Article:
Hunting Laws Force Bear Cubs To Get More Attention From Their Mothers

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The results of an extensive study on bear cubs and their mothers suggest that human hunting, and how it has been more strictly regulated in recent years, has played an important role in influencing how mother bears raise their young.

Typically, adult female Scandinavian brown bears spend only an average of 1.5 years with their cubs, according to Norwegian University of Life Sciences professor Jon Swenson. It was rare in the past, he added, that mother bears and their cubs would travel in the same group for 2.5 years. But, as noted, cubs are more likely to stay with their mothers for about a year longer than they did about 15 to 20 years ago, with Swenson stressing that people are “now an evolutionary force” influencing the behavior of bears, including the Scandinavian brown bear, which Norwegian and Swedish scientists have been keeping track of for more than three decades.

All in all, Swenson and his colleagues have followed more than 500 Scandinavian brown bears since 1984, putting his team’s research among the two longest-running bear studies in existence. As the study progressed, Swedish hunters shot down more bears, with the five-year average from 2010 to 2014 being somewhere around 300 a year. However, the research offered an unusual takeaway, that mother bears don’t necessarily change the way they act to keep their cubs from being shot, and possibly killed, by human hunters.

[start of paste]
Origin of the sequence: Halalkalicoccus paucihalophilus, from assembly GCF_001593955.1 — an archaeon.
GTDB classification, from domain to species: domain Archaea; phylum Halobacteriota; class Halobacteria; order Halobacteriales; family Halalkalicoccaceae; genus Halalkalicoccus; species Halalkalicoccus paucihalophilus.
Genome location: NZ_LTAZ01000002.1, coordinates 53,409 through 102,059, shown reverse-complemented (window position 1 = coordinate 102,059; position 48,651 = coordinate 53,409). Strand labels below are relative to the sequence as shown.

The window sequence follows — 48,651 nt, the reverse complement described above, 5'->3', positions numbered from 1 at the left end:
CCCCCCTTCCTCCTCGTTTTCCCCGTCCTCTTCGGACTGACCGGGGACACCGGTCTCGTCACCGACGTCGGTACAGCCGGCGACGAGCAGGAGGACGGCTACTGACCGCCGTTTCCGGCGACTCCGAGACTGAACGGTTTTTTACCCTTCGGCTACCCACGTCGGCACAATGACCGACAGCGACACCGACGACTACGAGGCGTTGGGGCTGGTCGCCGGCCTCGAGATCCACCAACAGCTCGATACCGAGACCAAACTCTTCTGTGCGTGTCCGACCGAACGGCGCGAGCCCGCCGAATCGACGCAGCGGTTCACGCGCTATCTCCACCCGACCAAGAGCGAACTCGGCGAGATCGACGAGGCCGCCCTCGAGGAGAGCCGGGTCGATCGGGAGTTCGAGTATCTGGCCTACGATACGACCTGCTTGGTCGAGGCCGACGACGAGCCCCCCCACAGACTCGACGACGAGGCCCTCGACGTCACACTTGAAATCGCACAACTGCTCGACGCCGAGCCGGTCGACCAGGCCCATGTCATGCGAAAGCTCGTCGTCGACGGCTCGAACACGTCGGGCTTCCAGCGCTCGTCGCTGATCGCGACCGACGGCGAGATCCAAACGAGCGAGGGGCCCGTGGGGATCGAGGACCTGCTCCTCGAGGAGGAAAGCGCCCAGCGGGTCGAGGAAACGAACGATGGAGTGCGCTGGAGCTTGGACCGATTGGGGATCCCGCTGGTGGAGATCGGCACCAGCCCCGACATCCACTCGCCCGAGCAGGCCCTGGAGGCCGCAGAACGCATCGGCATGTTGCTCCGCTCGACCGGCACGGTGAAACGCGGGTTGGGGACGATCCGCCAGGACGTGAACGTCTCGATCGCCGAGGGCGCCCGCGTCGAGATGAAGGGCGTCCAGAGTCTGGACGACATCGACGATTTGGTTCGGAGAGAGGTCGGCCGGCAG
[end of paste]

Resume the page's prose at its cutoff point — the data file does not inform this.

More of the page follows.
According to the researchers, local hunting laws in countries where bear hunting is legal might be responsible for bear cubs being attached to their mothers for a longer period of time. These laws include those that prohibit hunters from killing bear families, which invariably result in a disproportionate amount of single bears killed, as opposed to those with cubs.

“A single female in Sweden is four times more likely to be shot as one with a cub,” said Swenson.


According to the findings of the study, which was published this week in the journal Nature Communications, the percentage of female Scandinavian brown bears who keep their cubs for 2.5 years instead of the usual 1.5 years has increased dramatically between 2005 and 2015, from 7 percent to 36 percent. There were no changes in individual behaviors observed in the mother bears, as their traits appeared to be “fixed” regardless of human hunting trends. Unfortunately, the researchers noted that this has also resulted in hunters focusing more on female bears who only stay with their cubs for about a year or so.

The growing tendency of Scandinavian brown bears to keep their cubs for an extra year might have a mixed impact on bear populations in other ways. According to SlashGear, mother bears who care for their young for longer tend to give birth to fewer cubs, though it’s also possible that this trend could be offset by these bears living longer than they normally would.